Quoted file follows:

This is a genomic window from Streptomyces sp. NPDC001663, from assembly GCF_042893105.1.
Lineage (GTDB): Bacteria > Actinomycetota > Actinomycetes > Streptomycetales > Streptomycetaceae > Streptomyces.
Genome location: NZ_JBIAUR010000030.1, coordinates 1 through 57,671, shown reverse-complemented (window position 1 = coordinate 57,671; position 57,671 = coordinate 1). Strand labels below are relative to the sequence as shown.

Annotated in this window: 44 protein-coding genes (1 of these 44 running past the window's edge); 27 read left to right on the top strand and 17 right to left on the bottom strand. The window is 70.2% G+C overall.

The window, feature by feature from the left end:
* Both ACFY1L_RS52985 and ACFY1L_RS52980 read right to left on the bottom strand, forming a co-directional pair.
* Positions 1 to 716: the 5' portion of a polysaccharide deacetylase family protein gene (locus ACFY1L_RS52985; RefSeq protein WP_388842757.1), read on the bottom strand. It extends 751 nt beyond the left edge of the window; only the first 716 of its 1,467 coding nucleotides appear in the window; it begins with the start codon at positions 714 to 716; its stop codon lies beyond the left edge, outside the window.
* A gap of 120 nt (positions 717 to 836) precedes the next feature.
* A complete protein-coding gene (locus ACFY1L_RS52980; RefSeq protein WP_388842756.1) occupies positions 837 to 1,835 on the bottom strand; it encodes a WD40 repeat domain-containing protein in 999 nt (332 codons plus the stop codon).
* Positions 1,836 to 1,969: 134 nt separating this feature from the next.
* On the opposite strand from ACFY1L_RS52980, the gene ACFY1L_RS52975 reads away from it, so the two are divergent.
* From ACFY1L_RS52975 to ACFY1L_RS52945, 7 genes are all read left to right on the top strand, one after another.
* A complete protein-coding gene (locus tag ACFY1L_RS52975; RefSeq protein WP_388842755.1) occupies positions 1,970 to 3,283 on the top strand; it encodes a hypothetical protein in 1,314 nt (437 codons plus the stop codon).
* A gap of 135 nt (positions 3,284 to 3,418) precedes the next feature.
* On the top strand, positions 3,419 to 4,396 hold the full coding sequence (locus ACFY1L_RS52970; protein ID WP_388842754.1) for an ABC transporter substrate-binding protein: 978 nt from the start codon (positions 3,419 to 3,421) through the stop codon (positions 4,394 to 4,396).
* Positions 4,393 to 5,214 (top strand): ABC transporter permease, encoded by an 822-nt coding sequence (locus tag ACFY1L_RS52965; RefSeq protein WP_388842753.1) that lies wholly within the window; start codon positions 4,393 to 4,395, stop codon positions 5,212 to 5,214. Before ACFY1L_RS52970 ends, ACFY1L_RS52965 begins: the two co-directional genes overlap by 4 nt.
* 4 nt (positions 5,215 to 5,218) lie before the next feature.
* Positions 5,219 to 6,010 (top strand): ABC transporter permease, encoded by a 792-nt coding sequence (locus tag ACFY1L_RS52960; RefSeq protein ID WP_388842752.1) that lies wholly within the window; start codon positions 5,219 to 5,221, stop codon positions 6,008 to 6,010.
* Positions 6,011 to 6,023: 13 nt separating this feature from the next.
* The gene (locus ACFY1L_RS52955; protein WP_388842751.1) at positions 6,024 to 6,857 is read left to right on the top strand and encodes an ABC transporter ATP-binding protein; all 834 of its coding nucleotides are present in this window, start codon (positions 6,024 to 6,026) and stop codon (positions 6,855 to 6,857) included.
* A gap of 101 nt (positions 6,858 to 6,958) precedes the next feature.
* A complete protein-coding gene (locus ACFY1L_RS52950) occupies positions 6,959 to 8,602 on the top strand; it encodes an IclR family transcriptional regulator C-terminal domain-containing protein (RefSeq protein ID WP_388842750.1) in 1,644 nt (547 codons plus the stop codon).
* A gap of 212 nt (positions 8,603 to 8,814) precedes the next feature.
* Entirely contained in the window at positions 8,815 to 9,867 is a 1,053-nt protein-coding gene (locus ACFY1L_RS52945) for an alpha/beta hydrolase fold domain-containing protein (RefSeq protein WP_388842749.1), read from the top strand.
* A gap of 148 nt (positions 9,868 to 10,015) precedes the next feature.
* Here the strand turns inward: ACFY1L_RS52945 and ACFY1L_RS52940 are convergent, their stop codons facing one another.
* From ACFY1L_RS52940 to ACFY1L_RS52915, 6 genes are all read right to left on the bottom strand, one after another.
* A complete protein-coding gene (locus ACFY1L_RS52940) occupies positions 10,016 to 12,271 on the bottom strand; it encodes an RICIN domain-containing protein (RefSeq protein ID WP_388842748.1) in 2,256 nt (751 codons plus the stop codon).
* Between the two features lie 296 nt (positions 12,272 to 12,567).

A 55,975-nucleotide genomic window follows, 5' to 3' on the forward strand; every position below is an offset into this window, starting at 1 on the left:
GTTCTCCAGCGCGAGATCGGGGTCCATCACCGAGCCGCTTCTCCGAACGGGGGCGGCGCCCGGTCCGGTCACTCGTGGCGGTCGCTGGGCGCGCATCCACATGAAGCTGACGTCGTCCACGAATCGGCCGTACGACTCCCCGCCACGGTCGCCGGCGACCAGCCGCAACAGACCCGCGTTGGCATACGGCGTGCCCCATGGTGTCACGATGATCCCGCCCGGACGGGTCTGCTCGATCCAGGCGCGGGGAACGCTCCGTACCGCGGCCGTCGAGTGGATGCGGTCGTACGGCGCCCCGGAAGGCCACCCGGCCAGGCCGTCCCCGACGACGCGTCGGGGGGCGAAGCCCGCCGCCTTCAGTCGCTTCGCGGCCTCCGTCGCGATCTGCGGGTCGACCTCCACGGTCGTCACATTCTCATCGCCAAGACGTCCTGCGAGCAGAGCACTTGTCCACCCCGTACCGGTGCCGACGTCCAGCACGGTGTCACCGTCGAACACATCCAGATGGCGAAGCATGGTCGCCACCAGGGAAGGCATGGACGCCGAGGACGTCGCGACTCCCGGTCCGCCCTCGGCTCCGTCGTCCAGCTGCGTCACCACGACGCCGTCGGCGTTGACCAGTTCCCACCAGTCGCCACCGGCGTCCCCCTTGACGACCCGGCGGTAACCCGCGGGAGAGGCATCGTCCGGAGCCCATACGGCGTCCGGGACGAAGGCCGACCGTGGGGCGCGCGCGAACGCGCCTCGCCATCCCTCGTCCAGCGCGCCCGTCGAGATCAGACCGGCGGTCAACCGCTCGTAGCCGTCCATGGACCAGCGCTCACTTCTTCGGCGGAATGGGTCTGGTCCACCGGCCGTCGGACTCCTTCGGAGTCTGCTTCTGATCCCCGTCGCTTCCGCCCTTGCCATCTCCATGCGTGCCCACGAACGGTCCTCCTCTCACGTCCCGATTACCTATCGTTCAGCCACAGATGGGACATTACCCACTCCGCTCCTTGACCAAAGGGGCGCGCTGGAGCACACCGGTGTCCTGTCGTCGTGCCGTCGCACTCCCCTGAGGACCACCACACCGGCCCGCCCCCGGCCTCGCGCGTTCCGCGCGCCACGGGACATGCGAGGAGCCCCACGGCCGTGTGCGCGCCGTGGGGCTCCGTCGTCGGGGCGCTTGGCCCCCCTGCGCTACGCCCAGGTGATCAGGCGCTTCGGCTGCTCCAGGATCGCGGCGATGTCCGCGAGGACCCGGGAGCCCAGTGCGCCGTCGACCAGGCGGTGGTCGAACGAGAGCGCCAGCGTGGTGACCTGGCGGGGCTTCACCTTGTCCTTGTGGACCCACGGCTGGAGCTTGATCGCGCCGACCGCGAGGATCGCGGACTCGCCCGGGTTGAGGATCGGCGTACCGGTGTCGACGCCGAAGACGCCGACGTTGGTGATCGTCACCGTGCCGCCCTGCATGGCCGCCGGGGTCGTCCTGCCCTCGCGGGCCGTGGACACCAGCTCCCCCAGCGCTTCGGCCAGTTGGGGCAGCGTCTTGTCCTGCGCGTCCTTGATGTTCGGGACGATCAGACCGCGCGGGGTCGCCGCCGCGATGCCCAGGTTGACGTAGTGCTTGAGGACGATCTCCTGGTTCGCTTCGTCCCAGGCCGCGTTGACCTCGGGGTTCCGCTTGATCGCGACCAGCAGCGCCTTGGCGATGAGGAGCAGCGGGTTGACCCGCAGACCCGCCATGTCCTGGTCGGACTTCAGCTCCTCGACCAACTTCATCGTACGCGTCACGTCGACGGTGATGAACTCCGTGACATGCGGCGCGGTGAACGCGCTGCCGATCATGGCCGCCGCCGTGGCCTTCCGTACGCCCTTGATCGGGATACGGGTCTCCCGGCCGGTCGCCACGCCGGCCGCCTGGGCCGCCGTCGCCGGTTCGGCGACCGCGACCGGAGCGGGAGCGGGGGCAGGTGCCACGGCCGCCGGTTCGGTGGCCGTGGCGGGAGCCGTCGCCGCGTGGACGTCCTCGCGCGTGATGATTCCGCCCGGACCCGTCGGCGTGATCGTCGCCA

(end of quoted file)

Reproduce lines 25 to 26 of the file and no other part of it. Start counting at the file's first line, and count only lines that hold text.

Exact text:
* A gap of 148 nt (positions 9,868 to 10,015) precedes the next feature.
* Here the strand turns inward: ACFY1L_RS52945 and ACFY1L_RS52940 are convergent, their stop codons facing one another.